- Companies can introduce an interface or encoding,
built on OGC standards, as a new OGC standard. This is what Google did with KML
to help establish a common API for Web
mapping services. New ventures can create capability, develop proprietary
interfaces, and, as the market is built, push to internationalize an interface or
encoding as an open standard to promote rapid acceptance. The word “open” has
significant market cachet, and “open standard” means more when a respected
standards organization owns the standard.
- If the targeted market is government, then there
is the additional benefit of international open standard status – important for
sales to governments in US, Canada, Europe that have policies and regulatory
mandates and acquisition preferences that favor open standards.
- After the start-up phase, a company may seek to
be bought out by another company, buy another company or buy additional
technology. In these cases, open standards can create opportunities and keep
The development and use of standards does not require members
to give up intellectual property or trade secrets. The use of open standards to
connect components, applications, and content allows a “white box” view on the
components' functionality and interfaces without revealing implementation
details. This fulfills both the industry requirement for protection of
intellectual property and the user requirement for transparency. Such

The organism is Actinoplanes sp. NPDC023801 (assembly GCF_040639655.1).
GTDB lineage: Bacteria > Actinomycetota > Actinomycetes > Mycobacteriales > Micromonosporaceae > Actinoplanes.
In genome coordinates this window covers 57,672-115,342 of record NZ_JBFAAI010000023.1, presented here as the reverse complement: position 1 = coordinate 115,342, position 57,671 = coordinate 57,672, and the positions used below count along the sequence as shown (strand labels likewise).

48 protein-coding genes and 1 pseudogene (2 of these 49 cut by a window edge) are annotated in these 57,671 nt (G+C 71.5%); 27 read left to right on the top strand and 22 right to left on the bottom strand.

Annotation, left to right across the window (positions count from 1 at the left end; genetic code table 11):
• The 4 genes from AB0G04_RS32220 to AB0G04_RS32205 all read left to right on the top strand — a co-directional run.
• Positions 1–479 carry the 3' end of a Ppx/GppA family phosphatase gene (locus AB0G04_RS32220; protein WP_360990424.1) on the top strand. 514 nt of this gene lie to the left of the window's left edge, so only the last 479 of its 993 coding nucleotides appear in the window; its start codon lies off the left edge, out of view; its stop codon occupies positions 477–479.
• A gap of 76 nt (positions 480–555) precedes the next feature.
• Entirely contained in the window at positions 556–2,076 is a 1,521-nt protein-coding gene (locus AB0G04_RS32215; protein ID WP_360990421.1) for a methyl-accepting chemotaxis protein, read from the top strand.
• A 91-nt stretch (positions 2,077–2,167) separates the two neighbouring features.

transparency supports both interoperability and the credibility of the
enterprise or federated solution. Learn more about OGC intellectual property rights policies.
Outreach benefits all
All members benefit from the opportunities the OGC provides for communicating with others in the industry. The OGC's website, meetings, listservs, and events connect geospatial technology users and providers and help geospatial information communities develop best practices for data sharing. The OGC Speakers Bureau gives members a way to increase their visibility and associate their organizations' names with the OGC. The OGC provides the world's best pool of expertise for discussions of geospatial technology policy. Overall, the OGC contributes in unique and important ways to a thriving geospatial industry, and this benefits everyone.
Being a member of the OGC means different things to
different organizations, but with over 495 members worldwide ranging from
individual members to major multinational corporations and organizations, the OGC offers a forum
for doing business, learning, knowledge exchange and geospatial technical
know-how. We invite you to become a member and see for yourself: www.opengeospatial.org/ogc/join/levels.
For More Information Contact:
Executive Director, Marketing and Communications
Open Geospatial Consortium (OGC)
Copyright © 2015, Open Geospatial Consortium, All Rights Reserved. OGC® and OpenGIS® are trademarks or registered trademarks of the Open Geospatial Consortium in the United States and in other countries. Revised 3/3/2015.